Give us a loan?

As the complexity of higher education funding, and the scarcity of available resources to provide funding, has become greater, an increasingly popular method of addressing it has been the idea of student loans. When the Westminster government introduced its recent framework for increased university fees for England, ministers emphasised that a university degree programme was still accessible to students without paying anything up front, and indeed without repaying anything until a reasonable salary threshold has been reached. By providing student loans, the system allows students to embark upon their studies without either them or their parents having to fork out anything at that point.

So is this as good as it sounds? No financial hurdles for students while studying, but financial benefits for universities from fees? Actually, England was not first to try this idea. Australia has been operating a fees/loans system for some time. It was introduced in 1989 as the ‘Higher Education Contribution Scheme’ (HECS), which has more recently been replaced by the ‘Higher Education Loan Programme’ (HELP). This scheme has been used as a model for higher education funding programmes contemplated or introduced elsewhere, including in Ireland. Student loan programmes are also common in the United States.

However, all these schemes are somewhat problematic. In Australia it was estimated in 2010 that outstanding student loans debt was $15.8 billion. In the United States student debt overtook credit card debt around the same time. Furthermore, it has been revealed in America that where graduates begin to re-pay their student loans, nearly 10 per cent default within two years. It is not unlikely that this pattern will be repeated in England, and if it is, it will create a whole new funding issue as the expected resources from loan repayments do not fully materialise.

There is, I believe, a strong case for tuition fees paid by the well off, with financial support for those who cannot afford to pay. There is also a case for state funding of higher education fees, provided the state understands the scale of the funding requirement. There seems to me to be no convincing case for loan schemes. They deter students, and they create unpredictable financial issues. It is time to move away from the whole idea.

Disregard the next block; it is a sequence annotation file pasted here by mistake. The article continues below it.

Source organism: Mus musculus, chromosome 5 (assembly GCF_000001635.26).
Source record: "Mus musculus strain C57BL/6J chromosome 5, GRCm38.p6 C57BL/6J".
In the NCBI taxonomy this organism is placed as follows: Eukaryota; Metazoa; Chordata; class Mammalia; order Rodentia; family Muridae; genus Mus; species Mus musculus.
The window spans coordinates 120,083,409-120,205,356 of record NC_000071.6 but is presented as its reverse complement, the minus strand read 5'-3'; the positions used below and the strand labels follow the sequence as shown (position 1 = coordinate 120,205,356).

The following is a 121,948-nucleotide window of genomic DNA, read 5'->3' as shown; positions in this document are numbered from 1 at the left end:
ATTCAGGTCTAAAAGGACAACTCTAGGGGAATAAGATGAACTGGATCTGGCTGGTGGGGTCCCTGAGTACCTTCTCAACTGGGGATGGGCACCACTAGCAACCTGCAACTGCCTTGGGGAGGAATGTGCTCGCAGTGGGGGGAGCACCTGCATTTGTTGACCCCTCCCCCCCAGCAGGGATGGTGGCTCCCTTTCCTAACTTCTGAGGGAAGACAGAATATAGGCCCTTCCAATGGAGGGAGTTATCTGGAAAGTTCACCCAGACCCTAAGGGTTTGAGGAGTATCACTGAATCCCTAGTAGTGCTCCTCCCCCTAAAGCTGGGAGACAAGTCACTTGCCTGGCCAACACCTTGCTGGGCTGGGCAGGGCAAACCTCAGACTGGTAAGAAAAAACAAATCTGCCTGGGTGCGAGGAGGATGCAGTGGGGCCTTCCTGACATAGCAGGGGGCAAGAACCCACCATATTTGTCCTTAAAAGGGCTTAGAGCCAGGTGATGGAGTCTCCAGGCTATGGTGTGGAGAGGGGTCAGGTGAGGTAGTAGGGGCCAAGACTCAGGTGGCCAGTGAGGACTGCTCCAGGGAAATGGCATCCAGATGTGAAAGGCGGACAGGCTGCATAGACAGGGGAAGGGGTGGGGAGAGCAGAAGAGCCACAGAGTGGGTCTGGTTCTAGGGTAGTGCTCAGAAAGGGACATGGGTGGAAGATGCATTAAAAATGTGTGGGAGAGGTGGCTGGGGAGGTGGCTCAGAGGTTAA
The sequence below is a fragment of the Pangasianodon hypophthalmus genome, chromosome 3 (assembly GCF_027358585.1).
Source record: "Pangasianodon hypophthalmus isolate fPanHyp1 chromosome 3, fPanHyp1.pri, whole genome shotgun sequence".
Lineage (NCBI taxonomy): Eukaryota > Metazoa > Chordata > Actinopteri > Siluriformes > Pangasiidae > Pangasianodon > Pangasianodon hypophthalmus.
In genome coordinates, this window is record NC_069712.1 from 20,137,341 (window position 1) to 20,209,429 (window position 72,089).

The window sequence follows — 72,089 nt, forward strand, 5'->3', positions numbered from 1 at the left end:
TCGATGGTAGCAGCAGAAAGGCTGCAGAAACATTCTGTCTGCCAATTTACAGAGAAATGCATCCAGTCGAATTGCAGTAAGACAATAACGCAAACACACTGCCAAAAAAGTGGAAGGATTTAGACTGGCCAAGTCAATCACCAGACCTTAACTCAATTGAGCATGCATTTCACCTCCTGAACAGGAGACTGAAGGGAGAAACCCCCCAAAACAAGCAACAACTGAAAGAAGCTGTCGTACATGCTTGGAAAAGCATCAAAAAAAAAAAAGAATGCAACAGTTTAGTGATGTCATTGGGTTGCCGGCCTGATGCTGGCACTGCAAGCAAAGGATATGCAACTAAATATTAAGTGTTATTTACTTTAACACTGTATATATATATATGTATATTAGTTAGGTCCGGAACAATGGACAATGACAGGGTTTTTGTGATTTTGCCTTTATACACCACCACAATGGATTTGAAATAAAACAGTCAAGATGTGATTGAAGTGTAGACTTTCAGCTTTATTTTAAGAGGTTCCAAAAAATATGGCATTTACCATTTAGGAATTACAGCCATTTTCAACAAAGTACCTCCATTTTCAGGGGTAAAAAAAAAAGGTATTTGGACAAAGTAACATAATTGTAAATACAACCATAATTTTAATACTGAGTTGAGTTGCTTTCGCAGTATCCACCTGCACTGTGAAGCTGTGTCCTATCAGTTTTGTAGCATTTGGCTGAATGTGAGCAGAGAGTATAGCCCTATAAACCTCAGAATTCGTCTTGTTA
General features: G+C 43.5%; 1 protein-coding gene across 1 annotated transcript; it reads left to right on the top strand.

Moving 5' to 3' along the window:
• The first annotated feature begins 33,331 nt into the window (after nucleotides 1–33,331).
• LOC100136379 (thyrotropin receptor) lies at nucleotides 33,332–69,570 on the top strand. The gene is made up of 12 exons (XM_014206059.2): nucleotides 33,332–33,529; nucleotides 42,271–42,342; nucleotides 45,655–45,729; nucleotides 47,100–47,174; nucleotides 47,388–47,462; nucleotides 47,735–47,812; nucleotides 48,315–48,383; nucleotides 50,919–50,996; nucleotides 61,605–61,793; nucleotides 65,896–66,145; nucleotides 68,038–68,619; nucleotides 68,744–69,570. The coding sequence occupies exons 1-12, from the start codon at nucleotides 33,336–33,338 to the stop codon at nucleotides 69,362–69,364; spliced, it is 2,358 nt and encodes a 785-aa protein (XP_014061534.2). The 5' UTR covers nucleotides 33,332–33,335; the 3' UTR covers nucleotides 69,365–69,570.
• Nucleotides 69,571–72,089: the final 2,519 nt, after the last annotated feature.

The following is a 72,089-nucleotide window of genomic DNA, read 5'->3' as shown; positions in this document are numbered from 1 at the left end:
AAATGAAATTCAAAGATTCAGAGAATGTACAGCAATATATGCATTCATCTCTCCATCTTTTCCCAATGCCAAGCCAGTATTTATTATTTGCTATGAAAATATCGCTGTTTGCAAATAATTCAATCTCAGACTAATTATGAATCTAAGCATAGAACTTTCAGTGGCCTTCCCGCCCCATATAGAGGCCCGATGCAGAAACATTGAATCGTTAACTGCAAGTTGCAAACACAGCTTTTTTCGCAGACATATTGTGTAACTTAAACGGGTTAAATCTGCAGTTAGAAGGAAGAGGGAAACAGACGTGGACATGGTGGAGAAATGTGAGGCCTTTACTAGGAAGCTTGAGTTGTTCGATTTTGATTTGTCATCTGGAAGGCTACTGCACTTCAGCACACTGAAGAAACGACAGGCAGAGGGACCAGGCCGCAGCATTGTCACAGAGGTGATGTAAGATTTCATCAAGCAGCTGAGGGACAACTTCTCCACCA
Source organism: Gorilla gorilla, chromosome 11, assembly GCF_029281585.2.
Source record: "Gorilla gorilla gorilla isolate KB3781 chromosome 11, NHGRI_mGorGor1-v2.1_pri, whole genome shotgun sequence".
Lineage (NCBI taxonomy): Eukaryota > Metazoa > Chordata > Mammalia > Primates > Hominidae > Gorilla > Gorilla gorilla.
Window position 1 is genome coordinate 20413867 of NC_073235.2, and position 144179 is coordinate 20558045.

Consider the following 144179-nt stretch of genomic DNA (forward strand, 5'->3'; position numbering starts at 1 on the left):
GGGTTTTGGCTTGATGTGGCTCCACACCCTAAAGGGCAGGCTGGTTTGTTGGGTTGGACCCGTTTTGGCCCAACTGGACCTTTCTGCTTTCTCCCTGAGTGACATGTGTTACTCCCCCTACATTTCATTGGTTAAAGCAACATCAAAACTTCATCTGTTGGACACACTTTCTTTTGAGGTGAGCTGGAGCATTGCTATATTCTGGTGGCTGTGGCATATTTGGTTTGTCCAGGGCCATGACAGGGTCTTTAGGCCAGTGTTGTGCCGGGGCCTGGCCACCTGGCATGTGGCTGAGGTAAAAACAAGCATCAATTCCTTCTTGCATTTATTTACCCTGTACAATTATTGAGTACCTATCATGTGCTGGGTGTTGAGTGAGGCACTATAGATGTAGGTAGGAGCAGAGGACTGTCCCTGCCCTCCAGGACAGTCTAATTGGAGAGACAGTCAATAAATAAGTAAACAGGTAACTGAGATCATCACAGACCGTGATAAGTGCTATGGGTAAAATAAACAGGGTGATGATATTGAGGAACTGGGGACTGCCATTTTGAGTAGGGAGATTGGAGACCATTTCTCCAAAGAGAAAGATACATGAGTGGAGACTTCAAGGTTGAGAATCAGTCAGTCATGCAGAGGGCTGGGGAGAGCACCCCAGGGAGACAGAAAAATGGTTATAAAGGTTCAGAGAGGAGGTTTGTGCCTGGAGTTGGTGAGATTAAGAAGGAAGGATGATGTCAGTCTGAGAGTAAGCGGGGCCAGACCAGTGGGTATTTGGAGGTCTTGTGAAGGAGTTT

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7 Comments on “Give us a loan?”

  1. Steve B Says:

    Totally agree. To burden a young person and in all probability the Nation with a large debt, payable over their working lifetime is hardly a good legacy for the future. I for one did not vote for such a mad system to be imposed.

    I have three children at University, thankfully in Scotland (RGU as a mater of fact) so no insane fees to be paid and they will all start out on their working lives debt free.

  2. Anna Notaro Says:

    It seems to me that the current framework for increased fees in England is an excellent example of the illusory art of procrastination, while repayment is procrastinated to a later date, a loan is presented as a reasonable option, one than can even allow students from disadvantaged backgrounds to access HE. And yet when the illusion is over a whole generation is left to cope with the grim reality of debt. As this piece puts it rather cogently, ‘The Student Loan Debt Bubble Is Creating Millions Of Modern Day Serfs’ (http://www.infowars.com/the-student-loan-debt-bubble-is-creating-millions-of-modern-day-serfs/) It might sound intellectually passe’ to revive the old concept of class here (evoked by the term ‘serf’), and yet of all the issues that concern HE, widening its access remains the most prominent, the one where the battle for emancipation and social justice is fought. The Westminster government policies are misguided in that they apply to education the same economic philosophy that has brought about the debt bubble and the financial crisis, in so doing education becomes (unwillingly) complicit in crystallizing unfair class structures. The saddest paradox of all😦

  3. Eddie Says: